Policy loopholes in Jordan, Egypt, Lebanon and Sudan 'fail' women's rights

Policy loopholes in Jordan, Egypt, Lebanon and Sudan 'fail' women's rights
A report by Plan International looks at civil society and law reform in the MENA.
3 min read
25 November, 2020
Lebanese women protesting [Getty]

National laws to protect women in Sudan, Jordan, Egypt and Lebanon remain inadequate despite efforts made to change legislation, a new report by Plan International says.

"National laws and policies in the four countries contain specific restrictions on women and girls’ access and enjoyment of rights including in Personal Status Laws and Penal Codes that set the scene for rights violations in the MENA region," the humanitarian organisation says in a report due for release next month seen by The New Arab.

This comes as the United Nations launches its annual International Day for the Elimination of Violence against Women, with added focus on the Covid-19 pandemic, which has killed more than a million people worldwide.

Non-government organisations are calling for legal reforms to enshrine protection of women in the four countries mentioned in the report.

Some reforms have been made; Previously in Lebanon for example, a rapist could escape punishment if he married the victim.

In 2016 the penal code was challenged, and on December 7 2016, members of the Parliamentary Committee for Administration and Justice announced an agreement to repeal article 522 of the Lebanese Penal Code, which allows halting the prosecution or suspending the conviction of a person who has committed rape, kidnapping, or statutory rape if he marries the victim.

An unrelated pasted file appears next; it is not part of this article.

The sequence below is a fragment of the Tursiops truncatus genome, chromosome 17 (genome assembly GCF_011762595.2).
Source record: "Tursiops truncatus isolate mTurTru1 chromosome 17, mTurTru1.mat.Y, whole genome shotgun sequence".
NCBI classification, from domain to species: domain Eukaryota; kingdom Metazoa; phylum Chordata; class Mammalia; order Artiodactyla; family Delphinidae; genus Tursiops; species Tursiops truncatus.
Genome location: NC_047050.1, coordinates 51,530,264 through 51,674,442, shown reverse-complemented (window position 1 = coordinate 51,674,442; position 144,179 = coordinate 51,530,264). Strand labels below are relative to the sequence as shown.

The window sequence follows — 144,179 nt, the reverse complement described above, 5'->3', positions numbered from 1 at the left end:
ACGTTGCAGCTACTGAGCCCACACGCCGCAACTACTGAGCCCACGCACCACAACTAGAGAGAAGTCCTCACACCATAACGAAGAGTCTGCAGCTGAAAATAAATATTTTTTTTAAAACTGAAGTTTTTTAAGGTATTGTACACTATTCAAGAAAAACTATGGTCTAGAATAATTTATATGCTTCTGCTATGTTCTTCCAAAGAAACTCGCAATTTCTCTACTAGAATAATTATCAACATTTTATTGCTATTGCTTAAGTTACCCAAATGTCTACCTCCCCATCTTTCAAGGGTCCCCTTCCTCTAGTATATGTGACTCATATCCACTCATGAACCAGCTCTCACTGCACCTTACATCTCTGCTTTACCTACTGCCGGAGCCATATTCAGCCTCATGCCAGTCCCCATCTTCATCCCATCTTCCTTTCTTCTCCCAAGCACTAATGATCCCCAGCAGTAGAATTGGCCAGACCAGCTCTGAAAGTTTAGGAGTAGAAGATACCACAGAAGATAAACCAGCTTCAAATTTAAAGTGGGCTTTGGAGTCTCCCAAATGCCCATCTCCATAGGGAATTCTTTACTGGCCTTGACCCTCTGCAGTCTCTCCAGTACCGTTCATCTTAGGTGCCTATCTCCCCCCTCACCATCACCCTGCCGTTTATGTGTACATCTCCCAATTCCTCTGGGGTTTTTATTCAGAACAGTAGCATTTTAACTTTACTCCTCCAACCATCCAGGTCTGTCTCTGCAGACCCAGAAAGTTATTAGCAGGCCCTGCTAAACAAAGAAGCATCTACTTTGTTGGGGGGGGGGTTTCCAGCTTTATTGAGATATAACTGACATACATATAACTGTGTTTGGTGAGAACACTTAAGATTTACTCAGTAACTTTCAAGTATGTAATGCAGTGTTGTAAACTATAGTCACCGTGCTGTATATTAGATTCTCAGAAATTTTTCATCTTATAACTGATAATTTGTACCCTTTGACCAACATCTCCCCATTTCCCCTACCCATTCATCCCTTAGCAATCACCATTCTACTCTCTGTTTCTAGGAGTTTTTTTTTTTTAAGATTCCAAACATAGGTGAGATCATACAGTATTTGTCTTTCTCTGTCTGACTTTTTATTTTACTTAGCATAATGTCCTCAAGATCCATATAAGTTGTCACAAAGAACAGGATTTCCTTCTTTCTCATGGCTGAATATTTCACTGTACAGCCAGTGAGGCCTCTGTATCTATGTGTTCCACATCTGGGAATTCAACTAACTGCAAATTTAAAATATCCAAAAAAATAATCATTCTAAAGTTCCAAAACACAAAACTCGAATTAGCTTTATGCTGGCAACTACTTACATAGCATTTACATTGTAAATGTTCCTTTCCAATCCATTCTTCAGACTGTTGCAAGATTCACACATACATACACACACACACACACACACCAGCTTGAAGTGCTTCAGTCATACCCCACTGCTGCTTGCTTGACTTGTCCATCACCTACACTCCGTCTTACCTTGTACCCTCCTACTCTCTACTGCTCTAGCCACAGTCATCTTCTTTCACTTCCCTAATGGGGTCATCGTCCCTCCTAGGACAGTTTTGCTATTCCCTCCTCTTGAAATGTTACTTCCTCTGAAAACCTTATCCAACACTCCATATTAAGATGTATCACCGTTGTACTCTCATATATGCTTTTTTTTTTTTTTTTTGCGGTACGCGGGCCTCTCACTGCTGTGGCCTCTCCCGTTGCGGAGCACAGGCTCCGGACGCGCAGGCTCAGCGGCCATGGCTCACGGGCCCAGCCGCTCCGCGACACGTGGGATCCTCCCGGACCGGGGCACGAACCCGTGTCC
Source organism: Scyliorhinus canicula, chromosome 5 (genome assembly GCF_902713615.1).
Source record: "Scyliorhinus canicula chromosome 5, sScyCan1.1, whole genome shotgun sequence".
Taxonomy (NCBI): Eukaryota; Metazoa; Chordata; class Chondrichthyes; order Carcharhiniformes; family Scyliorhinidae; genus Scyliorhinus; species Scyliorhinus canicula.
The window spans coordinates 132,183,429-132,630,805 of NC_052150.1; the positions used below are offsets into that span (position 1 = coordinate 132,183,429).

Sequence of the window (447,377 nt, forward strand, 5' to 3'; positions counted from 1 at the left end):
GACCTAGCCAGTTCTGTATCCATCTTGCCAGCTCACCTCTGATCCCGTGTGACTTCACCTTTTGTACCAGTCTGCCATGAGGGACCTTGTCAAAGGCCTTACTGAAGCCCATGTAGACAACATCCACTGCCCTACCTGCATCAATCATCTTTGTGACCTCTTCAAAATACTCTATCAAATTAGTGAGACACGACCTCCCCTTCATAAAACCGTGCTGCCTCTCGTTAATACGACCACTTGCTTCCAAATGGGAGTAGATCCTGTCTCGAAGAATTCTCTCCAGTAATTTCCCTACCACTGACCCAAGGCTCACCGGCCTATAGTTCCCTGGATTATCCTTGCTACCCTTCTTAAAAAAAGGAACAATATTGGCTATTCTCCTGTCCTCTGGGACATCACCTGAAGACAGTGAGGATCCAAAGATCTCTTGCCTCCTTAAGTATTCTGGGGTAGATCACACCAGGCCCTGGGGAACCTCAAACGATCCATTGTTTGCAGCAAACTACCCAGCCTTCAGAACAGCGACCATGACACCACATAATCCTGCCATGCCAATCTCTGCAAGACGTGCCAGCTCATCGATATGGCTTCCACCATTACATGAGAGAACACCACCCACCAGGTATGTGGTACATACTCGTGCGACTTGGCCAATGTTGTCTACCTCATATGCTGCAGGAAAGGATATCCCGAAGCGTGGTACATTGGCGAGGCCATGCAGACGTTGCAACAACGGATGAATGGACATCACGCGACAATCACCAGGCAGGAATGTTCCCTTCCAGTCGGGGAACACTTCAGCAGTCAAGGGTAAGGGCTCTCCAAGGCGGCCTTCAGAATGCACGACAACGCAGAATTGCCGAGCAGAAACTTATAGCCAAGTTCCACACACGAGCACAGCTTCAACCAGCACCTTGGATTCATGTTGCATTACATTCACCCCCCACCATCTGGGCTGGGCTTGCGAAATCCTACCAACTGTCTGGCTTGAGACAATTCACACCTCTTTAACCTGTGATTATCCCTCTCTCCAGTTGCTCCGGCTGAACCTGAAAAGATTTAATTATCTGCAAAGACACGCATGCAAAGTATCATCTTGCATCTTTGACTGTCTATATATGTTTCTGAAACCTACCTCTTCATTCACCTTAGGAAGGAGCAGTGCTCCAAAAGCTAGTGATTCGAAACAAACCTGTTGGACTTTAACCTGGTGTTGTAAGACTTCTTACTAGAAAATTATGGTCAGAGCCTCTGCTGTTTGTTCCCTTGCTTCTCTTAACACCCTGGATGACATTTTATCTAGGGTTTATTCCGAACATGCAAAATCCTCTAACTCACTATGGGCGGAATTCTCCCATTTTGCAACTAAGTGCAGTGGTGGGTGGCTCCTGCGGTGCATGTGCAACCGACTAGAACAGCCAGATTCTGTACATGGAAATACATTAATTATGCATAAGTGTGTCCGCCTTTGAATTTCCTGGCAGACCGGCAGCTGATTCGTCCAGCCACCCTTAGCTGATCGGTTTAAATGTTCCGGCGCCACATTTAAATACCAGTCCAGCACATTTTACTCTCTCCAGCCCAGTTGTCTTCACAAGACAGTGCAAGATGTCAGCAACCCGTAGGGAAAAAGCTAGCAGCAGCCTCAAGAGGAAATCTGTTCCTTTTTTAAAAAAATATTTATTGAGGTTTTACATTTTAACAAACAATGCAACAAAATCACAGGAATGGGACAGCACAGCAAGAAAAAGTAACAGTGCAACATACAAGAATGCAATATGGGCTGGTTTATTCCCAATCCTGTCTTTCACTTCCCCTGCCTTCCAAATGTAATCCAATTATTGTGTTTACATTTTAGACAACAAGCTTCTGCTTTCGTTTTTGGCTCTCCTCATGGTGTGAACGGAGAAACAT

However marital rape remains an issue. Lebanon’s Article 503 of the penal code defines the crime of rape as "forced sexual intercourse [against someone] who is not his wife by violence or threat".

Activists in Lebanon have for years called for the terminology to include rape in marriage.

In Syria, the Penal code states that if the rapist marries the victim, he escapes punishment.

"These changes have largely been in the area of legal reform, which has granted more rights to women. For instance, following civil society campaigns Jordanian authorities increased civil rights to children of Jordanian women, who previously could not access education, health, work, investment and inheritance opportunities and could not obtain a valid driving license," the report is expected to say.

Another issue facing women in the Middle East and North Africa (MENA) region is a shrinking civil society, which curtails women-focused organisations. This in part is due to regional laws that allow local authorities to abolish civil society organisations, such as Nazra in Egypt, the Salmah women studies centre in Sudan and the Syrian Women's Union.

"As a result of the political instability, civil strife, and increasing violence and extremism, civil society groups – especially those engaging in human rights in MENA have experienced a significant decline in presence and engagement," the report says.

"Women-focused civil society organisations are sometimes subjected to systematic campaigns to both intimidate and curtail their operations. Activists have been detained, tortured, and killed in the region." 

"Without the proper legal and policy protections, women and girls will continue to be under threat in the Middle East. These ‘loopholes’ and laws need to be changed, but the issue is it’s not easy, and there seems to be no political appetite for it especially during the Covid-19 pandemic," Hiba Alhejazi, Plan International’s Advocacy and Influencing manager told The New Arab.

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